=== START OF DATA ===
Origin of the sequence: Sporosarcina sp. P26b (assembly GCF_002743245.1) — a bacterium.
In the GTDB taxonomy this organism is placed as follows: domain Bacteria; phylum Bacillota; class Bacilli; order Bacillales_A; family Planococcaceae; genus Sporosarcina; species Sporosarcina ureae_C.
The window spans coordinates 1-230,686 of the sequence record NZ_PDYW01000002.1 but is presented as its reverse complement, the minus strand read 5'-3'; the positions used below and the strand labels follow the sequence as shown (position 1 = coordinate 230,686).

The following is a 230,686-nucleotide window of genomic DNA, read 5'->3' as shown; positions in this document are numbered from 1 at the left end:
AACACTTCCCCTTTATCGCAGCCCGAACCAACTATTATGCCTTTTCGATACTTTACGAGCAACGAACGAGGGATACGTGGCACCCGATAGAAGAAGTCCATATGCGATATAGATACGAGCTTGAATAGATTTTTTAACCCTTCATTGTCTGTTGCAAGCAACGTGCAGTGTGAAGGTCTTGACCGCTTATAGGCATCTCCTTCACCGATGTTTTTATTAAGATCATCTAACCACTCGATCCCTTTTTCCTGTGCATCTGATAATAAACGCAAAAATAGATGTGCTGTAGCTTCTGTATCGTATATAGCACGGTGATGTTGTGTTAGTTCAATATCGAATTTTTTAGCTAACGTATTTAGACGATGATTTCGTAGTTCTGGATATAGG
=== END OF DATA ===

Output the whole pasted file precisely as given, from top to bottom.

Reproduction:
Origin of the sequence: Sporosarcina sp. P26b (assembly GCF_002743245.1) — a bacterium.
In the GTDB taxonomy this organism is placed as follows: domain Bacteria; phylum Bacillota; class Bacilli; order Bacillales_A; family Planococcaceae; genus Sporosarcina; species Sporosarcina ureae_C.
The window spans coordinates 1-230,686 of the sequence record NZ_PDYW01000002.1 but is presented as its reverse complement, the minus strand read 5'-3'; the positions used below and the strand labels follow the sequence as shown (position 1 = coordinate 230,686).

The following is a 230,686-nucleotide window of genomic DNA, read 5'->3' as shown; positions in this document are numbered from 1 at the left end:
AACACTTCCCCTTTATCGCAGCCCGAACCAACTATTATGCCTTTTCGATACTTTACGAGCAACGAACGAGGGATACGTGGCACCCGATAGAAGAAGTCCATATGCGATATAGATACGAGCTTGAATAGATTTTTTAACCCTTCATTGTCTGTTGCAAGCAACGTGCAGTGTGAAGGTCTTGACCGCTTATAGGCATCTCCTTCACCGATGTTTTTATTAAGATCATCTAACCACTCGATCCCTTTTTCCTGTGCATCTGATAATAAACGCAAAAATAGATGTGCTGTAGCTTCTGTATCGTATATAGCACGGTGATGTTGTGTTAGTTCAATATCGAATTTTTTAGCTAACGTATTTAGACGATGATTTCGTAGTTCTGGATATAGG